Skin cancer checks



Key points about skin cancer checks

  • If you’re a man aged over 50 – listen up! The number of Kiwi men dying of melanoma is on the rise, and of the 4000 New Zealanders diagnosed each year, about 70% are people over 50.
  • Melanomas and other skin cancers can appear at any time during the year – including in winter.
  • But with early detection they can often be treated successfully.
  • Here are our top tips for what to look for and when to seek help all year round.
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1. Check your skin

Check your skin regularly (about every 3 months) so you can spot any changes early. Melanomas can appear anywhere on your body, not only on parts exposed to the sun, so make sure you check your entire body.

Not all melanomas start as a pre-existing mole or lesion so look out for any new spots on your body. 

2. Be familiar with the ABCDE of melanoma detection

Think ABCDE when checking existing moles or new spots:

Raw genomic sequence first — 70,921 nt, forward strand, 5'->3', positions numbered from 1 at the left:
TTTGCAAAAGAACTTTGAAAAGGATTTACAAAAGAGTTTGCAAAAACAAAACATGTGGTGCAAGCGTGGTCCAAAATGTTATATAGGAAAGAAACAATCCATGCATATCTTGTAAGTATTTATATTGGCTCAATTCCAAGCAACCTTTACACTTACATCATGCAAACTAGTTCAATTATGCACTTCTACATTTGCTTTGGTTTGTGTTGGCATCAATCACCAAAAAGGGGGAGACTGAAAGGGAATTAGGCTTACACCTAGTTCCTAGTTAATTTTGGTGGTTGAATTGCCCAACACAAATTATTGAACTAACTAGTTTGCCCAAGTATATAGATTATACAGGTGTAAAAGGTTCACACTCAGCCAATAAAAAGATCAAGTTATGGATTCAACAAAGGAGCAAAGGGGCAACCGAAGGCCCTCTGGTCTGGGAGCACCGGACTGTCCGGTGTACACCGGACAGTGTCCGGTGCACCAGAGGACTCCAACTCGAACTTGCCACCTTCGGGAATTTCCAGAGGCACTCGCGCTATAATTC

• Asymmetry – one half is different than the other.
  • Border – edges are often irregular or ragged.
  • Colour – the spot may be uneven in colour, ranging from brown to black.
  • Diameter – the spot is changing size.
  • Evolution – the spot is new or has changed appearance since you last checked it.

3. Seek professional advice

If you notice any changes or you have any areas of your skin you’re concerned about, see your GP. 

4. Don't wait

When melanoma is recognised and treated early enough it’s almost always curable. If in doubt, get it checked out.

5. Know your risk factors

Most melanomas are found in people aged 50 and over but other risk factors include having:

  • fair skin
  • red or blonde hair
  • had previous sunburn
  • had previous melanoma
  • a family history of melanoma, especially a first-degree relative (such as your mother or father)
  • a large number of moles on your skin
  • a weakened immune system.

6. Prevention is better than cure

Slip, slop, slap and wrap when you’re out in the sun. Slip on a shirt or sun-protective clothing, slop on some sunscreen, slap on a hat and wrap on sunglasses. Try to avoid being out in the sun when the UV radiation from the sun is the highest, usually between 10am–4pm during daylight saving months.

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